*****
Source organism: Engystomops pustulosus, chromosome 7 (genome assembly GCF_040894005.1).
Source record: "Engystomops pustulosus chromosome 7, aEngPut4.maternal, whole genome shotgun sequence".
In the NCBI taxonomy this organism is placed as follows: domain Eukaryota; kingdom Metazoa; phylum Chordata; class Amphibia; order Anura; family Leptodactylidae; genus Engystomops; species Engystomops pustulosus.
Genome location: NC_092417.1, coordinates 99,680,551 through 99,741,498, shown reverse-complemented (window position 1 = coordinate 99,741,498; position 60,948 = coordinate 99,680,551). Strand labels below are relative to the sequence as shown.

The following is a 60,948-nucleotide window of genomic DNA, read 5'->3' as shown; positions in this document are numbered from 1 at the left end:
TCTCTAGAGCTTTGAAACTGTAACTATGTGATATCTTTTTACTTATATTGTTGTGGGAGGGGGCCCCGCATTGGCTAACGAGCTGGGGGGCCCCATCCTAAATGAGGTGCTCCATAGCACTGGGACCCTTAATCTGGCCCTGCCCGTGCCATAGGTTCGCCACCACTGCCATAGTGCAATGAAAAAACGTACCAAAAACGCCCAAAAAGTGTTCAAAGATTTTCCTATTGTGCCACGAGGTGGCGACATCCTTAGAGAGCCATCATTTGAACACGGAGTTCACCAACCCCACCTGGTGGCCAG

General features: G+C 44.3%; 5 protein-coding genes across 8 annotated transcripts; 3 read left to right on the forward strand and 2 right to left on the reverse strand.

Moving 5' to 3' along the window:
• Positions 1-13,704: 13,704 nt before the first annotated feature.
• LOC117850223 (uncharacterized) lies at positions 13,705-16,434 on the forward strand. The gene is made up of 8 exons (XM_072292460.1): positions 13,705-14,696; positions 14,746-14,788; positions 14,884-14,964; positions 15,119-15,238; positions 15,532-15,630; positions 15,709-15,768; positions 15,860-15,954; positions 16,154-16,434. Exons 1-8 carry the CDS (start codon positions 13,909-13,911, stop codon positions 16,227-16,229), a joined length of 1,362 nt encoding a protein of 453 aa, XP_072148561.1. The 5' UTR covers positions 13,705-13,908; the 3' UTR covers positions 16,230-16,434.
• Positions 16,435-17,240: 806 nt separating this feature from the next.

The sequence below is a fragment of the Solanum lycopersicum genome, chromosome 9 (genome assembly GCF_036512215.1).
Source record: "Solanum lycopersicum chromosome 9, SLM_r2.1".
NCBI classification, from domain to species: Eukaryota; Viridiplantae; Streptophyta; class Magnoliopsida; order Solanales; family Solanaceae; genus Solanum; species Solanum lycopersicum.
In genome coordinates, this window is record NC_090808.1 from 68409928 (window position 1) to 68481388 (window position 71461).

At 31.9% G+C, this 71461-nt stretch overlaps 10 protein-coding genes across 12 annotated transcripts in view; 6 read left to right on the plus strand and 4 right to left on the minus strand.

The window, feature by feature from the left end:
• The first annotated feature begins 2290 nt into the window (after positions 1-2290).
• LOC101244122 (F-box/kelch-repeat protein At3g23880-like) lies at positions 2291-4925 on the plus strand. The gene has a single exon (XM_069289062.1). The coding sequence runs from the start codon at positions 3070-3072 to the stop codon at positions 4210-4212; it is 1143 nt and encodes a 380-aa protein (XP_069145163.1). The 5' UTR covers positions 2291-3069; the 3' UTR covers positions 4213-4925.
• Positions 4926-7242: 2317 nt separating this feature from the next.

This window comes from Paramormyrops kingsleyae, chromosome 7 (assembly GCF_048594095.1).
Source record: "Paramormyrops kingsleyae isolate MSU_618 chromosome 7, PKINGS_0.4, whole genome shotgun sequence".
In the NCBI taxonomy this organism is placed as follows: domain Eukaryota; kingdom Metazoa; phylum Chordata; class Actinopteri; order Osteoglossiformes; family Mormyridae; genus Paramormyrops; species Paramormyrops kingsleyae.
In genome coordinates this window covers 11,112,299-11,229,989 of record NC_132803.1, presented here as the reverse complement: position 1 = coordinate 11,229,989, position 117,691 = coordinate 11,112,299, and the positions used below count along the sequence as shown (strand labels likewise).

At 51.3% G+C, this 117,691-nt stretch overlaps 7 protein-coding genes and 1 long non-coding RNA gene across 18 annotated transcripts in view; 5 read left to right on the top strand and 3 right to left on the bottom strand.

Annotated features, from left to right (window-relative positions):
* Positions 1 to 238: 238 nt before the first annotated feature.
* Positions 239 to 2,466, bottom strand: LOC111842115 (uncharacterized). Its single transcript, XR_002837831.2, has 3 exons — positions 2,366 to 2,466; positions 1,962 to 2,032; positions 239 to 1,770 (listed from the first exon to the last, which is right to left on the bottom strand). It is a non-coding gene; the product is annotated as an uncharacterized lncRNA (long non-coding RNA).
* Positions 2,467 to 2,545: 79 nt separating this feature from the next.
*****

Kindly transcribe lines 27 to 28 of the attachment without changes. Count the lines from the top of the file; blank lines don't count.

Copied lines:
* Positions 1 to 238: 238 nt before the first annotated feature.
* Positions 239 to 2,466, bottom strand: LOC111842115 (uncharacterized). Its single transcript, XR_002837831.2, has 3 exons — positions 2,366 to 2,466; positions 1,962 to 2,032; positions 239 to 1,770 (listed from the first exon to the last, which is right to left on the bottom strand). It is a non-coding gene; the product is annotated as an uncharacterized lncRNA (long non-coding RNA).